The Making of a Polaroid Image Transfer

Scott Huck's Blog

I’ve been making (creating) Polaroid Image Transfers for YEARS. Creating a transfer never gets old, it is fun every time. The idea of a Polaroid transfer is interrupting the process of a Polaroid peel apart image and transferring the image from the negative to another substrate. Through trial & error over the years, I’ve found that these steps below will give me successful transfers over and over. I like using a smoother substrate (watercolor paper) than one that is course, the image transfers much easier onto a smooth substrate. One of my first Polaroid Image Transfers.

I have an upcoming blog post explaining the Polaroid film (Type 88 / square) that I used to create this transfer.

The Polaroid Square Shooter 2 with Polaroid Polacolor Type 88 expired film, Oct. 2005. The Polaroid Square Shooter 2 with Polaroid Polacolor Type 88 expired film, Oct. 2005.

Pull the image from the Polaroid camera. Pull the image from the Polaroid camera.

Cut to eliminate excess paper on the edge. Cut to eliminate excess paper on the edge.

It helps to cut the extra paper off along the edge of the Polaroid image. It helps to…

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End of an era …

On Tuesday, many missed out on the last Symphonic Band and Brass Choir concert for Professors Pagnard and DiCuirci at Cedarville as they presented their end of the semester concert.  It was a great concert & fun to document an end of an era.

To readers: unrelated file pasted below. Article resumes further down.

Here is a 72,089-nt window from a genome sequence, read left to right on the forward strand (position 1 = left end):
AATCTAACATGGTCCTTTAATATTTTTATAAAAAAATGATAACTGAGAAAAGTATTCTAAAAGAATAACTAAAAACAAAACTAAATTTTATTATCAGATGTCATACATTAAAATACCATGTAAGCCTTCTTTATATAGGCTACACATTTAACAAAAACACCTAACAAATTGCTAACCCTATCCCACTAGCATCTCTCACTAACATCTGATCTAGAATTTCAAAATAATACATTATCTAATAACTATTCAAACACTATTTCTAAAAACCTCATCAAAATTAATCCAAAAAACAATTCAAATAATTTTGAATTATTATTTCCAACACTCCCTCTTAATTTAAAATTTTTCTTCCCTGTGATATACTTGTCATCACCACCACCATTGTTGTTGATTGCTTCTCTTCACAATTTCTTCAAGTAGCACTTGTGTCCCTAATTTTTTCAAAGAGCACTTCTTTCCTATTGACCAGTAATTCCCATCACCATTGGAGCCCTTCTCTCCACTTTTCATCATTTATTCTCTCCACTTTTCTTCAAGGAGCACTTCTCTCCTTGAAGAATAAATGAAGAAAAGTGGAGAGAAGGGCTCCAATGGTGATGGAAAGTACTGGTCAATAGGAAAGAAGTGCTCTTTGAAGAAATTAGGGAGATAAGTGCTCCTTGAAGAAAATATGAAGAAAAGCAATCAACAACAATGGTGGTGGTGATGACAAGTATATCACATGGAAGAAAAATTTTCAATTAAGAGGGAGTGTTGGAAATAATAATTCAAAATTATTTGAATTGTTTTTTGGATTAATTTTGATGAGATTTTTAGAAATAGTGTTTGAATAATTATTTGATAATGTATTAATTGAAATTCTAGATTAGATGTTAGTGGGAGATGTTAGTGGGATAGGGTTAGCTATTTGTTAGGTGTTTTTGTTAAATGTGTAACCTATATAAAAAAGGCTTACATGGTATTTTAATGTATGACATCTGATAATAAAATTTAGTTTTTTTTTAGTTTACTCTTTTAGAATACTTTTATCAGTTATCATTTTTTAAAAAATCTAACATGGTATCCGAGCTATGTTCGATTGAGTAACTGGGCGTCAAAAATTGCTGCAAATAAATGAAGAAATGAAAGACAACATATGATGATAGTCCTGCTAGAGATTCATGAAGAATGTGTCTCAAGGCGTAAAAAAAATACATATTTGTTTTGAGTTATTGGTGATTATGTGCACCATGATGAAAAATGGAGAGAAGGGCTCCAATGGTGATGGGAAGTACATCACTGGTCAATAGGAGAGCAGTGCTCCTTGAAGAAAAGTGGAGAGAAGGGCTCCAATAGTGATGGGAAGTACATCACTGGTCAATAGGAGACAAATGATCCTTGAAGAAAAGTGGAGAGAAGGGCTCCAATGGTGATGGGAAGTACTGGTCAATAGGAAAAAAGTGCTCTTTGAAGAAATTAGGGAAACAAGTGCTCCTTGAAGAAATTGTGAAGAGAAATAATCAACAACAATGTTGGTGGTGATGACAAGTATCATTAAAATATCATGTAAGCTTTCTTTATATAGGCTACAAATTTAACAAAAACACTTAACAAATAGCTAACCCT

Yashica Electro 35 GT – review

Yashica Electro 35 GT

I can’t believe the month of shooting with this rangefinder has come to an end.  It was a fun month of shooting, easy, but fun since the GT is an aperture priority camera.  I’m a big fan of shooting with minimum depth of field but typically with a 35mm SLR camera not a rangefinder.  It was a little harder shooting (trusting my focus) at f/1.7 or f/2 with the Yashica rangefinder.  I put 3 rolls of film through the GT this month, 36exp, 24exp & 32exp.  The first roll was Arista EDU Ultra 400 36exp.  The second roll was an old roll of Kodak 400 24exp and The last roll was bulk rolled Arista EDU Ultra 400, that’s why it was only 32 exposures.

The Yashica Electro 35 GT was released in 1969 with a full black body paint instead of the satin chrome finish like the other Yashica Electro 35’s in the series.
At the time of this post, I have not processed any of the film I shot. I will follow up with a selection of images from each of the 3 rolls.

Yashica Electro 35 GT 1

Clean travel case with strap.

Yashica Electro 35 GT 2

Yashica Electro 35 GT 5

ISO/ASA selector slow & over shutter speed indicator shutter lock

Yashica Electro 35 GT 4

Yashinon-DX 45mm lens f1.7 – f/16 with minimum focus distance at 2.6 ft

Yashica Electro 35 GT 3

Aperture priority f/1.7 – f/16 mechanical self-timer

Yashica Electro 35 GT 7

Battery Check indicator (5.6 volt, currently using a DIY built battery)

Yashica Electro 35 GT 6

Film wind up real  & hot shoe

As a reminder … #12cameras12months is the project I’m currently working on where I I’ve selected 12 cameras from my collection and I shoot with 1 camera every day for a month. I’ve not done so well with my reviews or follow ups … but I have been consistent in shooting every day with my cameras in the project. It has been fun & challenging … shooting with film is always fun! I’m super excited to announce the camera I’ll be shooting in April. April will be fun! Check my Instagram for the reveal!